Fooled by narrative fallacy

August 18th, 2008

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This month is the first anniversary of the credit crisis. Since then, investors had experienced much volatility in the intervening months. For new investors, such see-sawing can be very bewildering. For even the seasoned traders/investors, the current bear market is in a sense worse than the infamous 1987 crash. In 1987, the crash was done over with in one big hit. After that, life carried on. But for today, the financial pain is slow and grinding- some even call it the water-torture bear market.

In such a time, investors have to be aware of a very common mental pitfall that is common to all human- the narrative fallacy. As we said before in Mental pitfall: Narrative Fallacy:

Narrative Fallacy is a natural human weakness because by default, our minds seek to form theories, jump into conclusion, seek judgements and explain what we see. It takes a conscious act will to do otherwise.

It is this natural human weakness that accentuates the confusion in such a time of market volatility. If you follow the financial media very closely, you will find plenty of narratives to ‘explain’ what is happening. In fact, some of these narratives are contradictory, as the example in our earlier article in November 2006- How much should we listen to the financial media?.

Right now, we are experiencing falling commodity prices (mainly base metals, oil, gold and silver. The most common narrative explaining this outcome is the “fear of a slowing world economy.” But is there an alternative narrative? We found one in this news article, Falling into line. In that story, falling copper price was the result of a deliberate Chinese squeezing of hedge funds. Hedge funds were reportedly squeezed in the oil market too.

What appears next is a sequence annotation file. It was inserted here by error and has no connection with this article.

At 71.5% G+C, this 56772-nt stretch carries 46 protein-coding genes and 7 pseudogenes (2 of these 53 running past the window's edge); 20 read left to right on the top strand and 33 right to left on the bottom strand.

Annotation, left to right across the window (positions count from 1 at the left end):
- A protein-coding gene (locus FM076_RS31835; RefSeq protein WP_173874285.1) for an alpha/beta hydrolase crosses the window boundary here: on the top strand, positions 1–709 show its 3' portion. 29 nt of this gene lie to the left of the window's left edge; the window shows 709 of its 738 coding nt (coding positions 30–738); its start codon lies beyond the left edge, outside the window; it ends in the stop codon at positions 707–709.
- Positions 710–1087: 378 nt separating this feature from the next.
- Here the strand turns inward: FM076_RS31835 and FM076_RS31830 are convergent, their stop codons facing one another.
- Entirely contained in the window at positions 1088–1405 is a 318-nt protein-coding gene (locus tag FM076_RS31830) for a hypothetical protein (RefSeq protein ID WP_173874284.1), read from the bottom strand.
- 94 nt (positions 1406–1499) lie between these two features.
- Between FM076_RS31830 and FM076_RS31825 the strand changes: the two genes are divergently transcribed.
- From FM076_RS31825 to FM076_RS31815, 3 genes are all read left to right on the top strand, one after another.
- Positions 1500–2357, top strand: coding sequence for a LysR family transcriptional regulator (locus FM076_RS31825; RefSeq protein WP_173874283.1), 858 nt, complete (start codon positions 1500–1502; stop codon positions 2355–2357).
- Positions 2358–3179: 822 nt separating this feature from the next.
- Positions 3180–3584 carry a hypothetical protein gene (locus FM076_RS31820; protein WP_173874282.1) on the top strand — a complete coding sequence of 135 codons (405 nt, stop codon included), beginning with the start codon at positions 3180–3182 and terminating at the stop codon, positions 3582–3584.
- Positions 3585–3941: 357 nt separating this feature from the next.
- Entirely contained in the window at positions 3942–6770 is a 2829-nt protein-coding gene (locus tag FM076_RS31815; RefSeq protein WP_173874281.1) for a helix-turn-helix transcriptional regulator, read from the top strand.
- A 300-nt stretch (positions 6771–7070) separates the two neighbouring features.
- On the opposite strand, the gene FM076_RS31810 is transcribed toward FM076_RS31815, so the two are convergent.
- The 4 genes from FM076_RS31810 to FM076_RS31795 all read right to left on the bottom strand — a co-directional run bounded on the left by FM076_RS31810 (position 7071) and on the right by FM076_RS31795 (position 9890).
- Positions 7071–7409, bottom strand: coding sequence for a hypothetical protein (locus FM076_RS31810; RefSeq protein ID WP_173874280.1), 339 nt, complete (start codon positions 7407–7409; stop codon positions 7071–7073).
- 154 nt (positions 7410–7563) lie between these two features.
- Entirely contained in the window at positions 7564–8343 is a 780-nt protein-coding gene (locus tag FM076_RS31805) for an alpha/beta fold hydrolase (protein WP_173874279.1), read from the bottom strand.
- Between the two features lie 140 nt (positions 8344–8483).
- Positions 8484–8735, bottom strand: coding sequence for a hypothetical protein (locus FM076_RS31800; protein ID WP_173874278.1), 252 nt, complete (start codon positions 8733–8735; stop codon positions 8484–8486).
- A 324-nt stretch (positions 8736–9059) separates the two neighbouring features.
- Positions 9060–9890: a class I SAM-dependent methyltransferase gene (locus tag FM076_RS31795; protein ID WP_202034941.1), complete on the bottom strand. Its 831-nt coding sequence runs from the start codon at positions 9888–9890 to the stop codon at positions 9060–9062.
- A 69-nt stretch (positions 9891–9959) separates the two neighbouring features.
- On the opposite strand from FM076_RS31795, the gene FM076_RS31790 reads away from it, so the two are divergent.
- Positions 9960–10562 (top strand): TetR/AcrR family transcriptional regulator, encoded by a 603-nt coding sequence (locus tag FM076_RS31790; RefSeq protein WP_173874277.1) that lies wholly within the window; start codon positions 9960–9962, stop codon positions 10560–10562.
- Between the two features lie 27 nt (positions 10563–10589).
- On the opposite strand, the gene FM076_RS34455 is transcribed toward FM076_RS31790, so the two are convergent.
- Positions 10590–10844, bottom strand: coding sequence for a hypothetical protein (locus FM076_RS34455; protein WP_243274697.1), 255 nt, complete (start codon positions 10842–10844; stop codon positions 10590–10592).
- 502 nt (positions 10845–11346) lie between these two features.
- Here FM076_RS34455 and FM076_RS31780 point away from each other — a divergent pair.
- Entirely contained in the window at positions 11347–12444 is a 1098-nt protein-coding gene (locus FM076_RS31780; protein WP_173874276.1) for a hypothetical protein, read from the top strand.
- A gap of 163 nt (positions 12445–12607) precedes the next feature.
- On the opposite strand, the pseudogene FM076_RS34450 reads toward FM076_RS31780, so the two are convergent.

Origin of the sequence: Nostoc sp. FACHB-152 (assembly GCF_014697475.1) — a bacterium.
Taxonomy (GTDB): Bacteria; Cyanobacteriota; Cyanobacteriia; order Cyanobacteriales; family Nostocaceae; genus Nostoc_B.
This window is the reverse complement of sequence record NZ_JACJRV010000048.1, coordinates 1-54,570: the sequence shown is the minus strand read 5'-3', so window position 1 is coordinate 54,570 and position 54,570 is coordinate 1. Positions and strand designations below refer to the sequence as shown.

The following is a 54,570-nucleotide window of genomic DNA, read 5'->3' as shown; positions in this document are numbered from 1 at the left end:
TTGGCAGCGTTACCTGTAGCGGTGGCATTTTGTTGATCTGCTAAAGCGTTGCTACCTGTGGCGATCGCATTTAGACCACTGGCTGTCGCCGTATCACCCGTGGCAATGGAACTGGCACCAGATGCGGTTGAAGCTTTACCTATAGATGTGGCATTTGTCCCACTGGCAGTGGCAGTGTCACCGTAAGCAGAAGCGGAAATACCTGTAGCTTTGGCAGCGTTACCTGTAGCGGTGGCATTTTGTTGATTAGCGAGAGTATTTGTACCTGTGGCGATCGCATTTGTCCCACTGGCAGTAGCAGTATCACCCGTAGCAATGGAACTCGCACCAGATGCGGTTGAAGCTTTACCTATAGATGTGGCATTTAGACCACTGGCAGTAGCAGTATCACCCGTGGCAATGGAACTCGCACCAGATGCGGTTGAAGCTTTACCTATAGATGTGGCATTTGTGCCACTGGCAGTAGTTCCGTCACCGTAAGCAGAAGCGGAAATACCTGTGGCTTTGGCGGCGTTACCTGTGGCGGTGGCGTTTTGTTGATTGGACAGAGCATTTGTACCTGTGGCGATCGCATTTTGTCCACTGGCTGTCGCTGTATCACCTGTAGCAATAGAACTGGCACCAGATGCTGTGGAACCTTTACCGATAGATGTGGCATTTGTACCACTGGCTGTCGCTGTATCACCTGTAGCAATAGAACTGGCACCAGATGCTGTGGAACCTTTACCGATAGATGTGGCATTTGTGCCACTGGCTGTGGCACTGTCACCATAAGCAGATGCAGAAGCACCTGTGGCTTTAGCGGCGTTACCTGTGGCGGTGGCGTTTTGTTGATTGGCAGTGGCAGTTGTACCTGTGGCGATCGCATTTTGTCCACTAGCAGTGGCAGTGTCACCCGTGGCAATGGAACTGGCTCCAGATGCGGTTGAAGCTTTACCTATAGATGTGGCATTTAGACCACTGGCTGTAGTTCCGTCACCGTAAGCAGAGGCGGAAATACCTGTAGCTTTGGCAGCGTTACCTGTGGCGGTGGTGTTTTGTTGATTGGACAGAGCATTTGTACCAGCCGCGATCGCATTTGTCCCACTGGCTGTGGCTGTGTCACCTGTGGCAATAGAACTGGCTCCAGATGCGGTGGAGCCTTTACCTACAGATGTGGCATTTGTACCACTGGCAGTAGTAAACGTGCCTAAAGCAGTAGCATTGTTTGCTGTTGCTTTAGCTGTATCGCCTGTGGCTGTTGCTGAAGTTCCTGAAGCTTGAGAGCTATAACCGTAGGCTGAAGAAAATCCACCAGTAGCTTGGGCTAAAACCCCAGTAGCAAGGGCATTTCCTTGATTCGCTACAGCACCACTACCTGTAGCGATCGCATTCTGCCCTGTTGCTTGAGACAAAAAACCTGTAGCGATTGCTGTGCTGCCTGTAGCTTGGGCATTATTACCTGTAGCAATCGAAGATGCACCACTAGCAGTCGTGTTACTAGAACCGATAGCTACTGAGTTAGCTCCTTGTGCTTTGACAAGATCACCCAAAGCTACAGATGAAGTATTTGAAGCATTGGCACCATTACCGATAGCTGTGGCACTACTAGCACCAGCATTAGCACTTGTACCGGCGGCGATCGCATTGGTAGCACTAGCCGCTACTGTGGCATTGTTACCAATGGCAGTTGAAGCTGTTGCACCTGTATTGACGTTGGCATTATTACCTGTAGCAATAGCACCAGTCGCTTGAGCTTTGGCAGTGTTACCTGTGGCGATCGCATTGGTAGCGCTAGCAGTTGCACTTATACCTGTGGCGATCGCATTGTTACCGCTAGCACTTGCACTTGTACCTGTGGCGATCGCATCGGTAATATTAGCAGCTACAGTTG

So, which narrative is the correct explanation for falling commodity prices?

Well, the fact that one asks such a question shows that one has fallen into the trap of narrative fallacy. Narrative fallacy demands that the reason be found. But in reality, the reason is nothing more than a reason. Sometimes, a number of these reasons can be more dominant than the others. Other times, no dominance may emerge. In other words, short-term price phenomena can have no specific reasons. But you should not confuse no specific reasons for no reason. Some people say that market prices fluctuate randomly. Personally, we do not like using the term “random” because it conveys the idea that market prices move with without (no) reason.

Having understood this, take a read at this news article: Gold rebounds from sharp sell-off

Gold rose for the first time this month on speculation a 12% decline since the end of July that had erased this year’s gains was exaggerated. Silver rose.

Well, the news media are in the business of selling the narratives.

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